“Many studies have found that faith-based programs are effective both in prison and after release. For instance, studies have found that religious offenders exhibit more self-control, and are less likely to break the law or commit technical violations, that religious programs serve as a mechanism of self-control that facilitates inmate rehabilitation and reentry, and that religious beliefs are inversely related to a variety of deviant behaviors including alcohol and drug use, and delinquent and criminal activity.” – Pat Nolan, Director of CCJR
According to PEW research, one in 31 adults in the U.S. is under some form of correction supervision – the world’s highest incarceration rate. More than one in every 100 adults in America is behind bars. One in every 53 people in their 20s is behind bars.
Corrections officials face the challenge of crowded facilities and diminishing program funding. Thankfully, public funding isn’t the only option. Corrections departments can improve public safety while dealing with tight budgets by forming partnerships with community and faith-based groups to assist them in helping offenders make a safe and successful return to the community.
Unfortunately, many prison programs do not address the moral aspect of crime and avoid all discussion of faith and morality. In doing so, these programs ignore life-changing tools that have proved very effective at changing criminals’ behavior. If inmates are to live healthy, productive, law-abiding lives when they return to their communities, we must equip them with moral standards to live up to and a worldview that encourages them to do so.
At its root, crime is a moral problem. Offenders make bad moral choices that harm their victims. To break the cycle of crime, we must address the heart of the behavior—morality. When released, offenders must rely on inner restraint and a moral compass to reject their former lifestyle and make better, but harder, choices.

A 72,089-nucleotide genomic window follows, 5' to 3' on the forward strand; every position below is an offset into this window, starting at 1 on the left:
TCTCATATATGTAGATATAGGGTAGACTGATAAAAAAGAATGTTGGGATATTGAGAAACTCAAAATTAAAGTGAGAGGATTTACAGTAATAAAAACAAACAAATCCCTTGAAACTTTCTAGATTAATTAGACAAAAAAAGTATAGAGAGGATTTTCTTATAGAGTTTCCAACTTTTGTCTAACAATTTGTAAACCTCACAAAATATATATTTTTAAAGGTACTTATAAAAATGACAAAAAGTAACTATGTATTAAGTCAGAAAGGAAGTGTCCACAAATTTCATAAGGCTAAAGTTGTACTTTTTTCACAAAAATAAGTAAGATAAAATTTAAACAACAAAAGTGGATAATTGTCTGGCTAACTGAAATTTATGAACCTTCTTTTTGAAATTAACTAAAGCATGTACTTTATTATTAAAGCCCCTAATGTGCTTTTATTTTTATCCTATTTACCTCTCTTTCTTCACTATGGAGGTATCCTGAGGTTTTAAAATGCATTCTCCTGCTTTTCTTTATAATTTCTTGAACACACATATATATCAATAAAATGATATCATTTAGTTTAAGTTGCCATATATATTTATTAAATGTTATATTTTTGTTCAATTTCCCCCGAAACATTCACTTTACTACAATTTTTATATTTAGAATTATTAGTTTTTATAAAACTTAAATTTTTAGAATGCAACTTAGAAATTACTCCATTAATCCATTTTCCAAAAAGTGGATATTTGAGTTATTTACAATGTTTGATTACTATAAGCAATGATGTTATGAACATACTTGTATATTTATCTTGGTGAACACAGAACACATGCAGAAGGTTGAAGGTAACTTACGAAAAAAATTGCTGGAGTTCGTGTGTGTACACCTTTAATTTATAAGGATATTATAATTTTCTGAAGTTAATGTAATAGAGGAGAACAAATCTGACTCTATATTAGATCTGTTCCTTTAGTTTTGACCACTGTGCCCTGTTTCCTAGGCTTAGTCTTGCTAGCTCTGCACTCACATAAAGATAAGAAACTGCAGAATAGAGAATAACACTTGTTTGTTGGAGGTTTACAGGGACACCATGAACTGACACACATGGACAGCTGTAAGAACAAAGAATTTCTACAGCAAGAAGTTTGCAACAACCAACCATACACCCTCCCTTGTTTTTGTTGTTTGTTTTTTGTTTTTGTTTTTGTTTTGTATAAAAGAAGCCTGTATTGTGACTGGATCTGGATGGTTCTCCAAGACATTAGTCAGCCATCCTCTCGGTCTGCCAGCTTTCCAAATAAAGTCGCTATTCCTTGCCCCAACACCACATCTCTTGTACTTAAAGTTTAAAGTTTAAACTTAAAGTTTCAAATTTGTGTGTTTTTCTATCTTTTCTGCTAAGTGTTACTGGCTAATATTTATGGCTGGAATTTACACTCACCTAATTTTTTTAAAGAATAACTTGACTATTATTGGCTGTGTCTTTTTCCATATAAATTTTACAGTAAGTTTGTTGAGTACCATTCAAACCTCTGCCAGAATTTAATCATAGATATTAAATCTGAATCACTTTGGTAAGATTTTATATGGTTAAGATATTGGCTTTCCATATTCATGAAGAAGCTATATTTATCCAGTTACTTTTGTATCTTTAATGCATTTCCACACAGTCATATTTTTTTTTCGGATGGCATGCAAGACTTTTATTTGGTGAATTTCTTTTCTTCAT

Most inmates are focused on themselves, their needs and desires. Religion teaches them that they are not the center of the universe and that they have obligations to society and to their neighbors. Job training and education alone won’t transform an inmate from a criminal into a law-abiding citizen. Only a changed heart can truly transform a prisoner, and a partnership between the faith-community and our corrections facilities can help accomplish this transformation.
Every prison should offer inmates the option of faith-based programming for life skills, drug treatment, parenting, anger management, and reentry planning. Obviously, prisons must also offer secular alternatives for those who decline to participate in a religiously focused program. But most offenders are never offered a faith-based curriculum alternative. If they participate in Bible studies, it’s often on their own time and does not count toward their required drug and reentry programming. This situation needs to change, and many enlightened corrections administrators are working to provide side-by-side secular and religious program options.
Studies show that participation by prisoners in Bible studies conducted by Prison Fellowship reduced the offenders’ recidivism by 66%. Organizational ministries like Prison Fellowship are devoted to helping prepare men and women to leave prison with a positive outlook, ready to succeed. In several prison facilities, they offer mentorships, life-skills training, marriage and parenting classes, and other programs that teach personal responsibility, the value of education and hard work, and care for people and their property. This equips prisoners with the tools they need to thrive in their communities after release. Some states run “faith dorms” where incarcerated men and women can participate in biblically-based training within a nurturing Christian community.
Refocusing on the importance of rehabilitation and transition back to our neighborhoods will make our communities safer and result in fewer victims. Government alone cannot provide all the services that returning offenders need. Instead, the government can partner with a community of supportive organizations that can hold offenders accountable while being patient, nurturing, sacrificial, holistic and able to sustain a genuine long-term commitment to the transformation of offenders and ex-offenders into law-abiding citizens.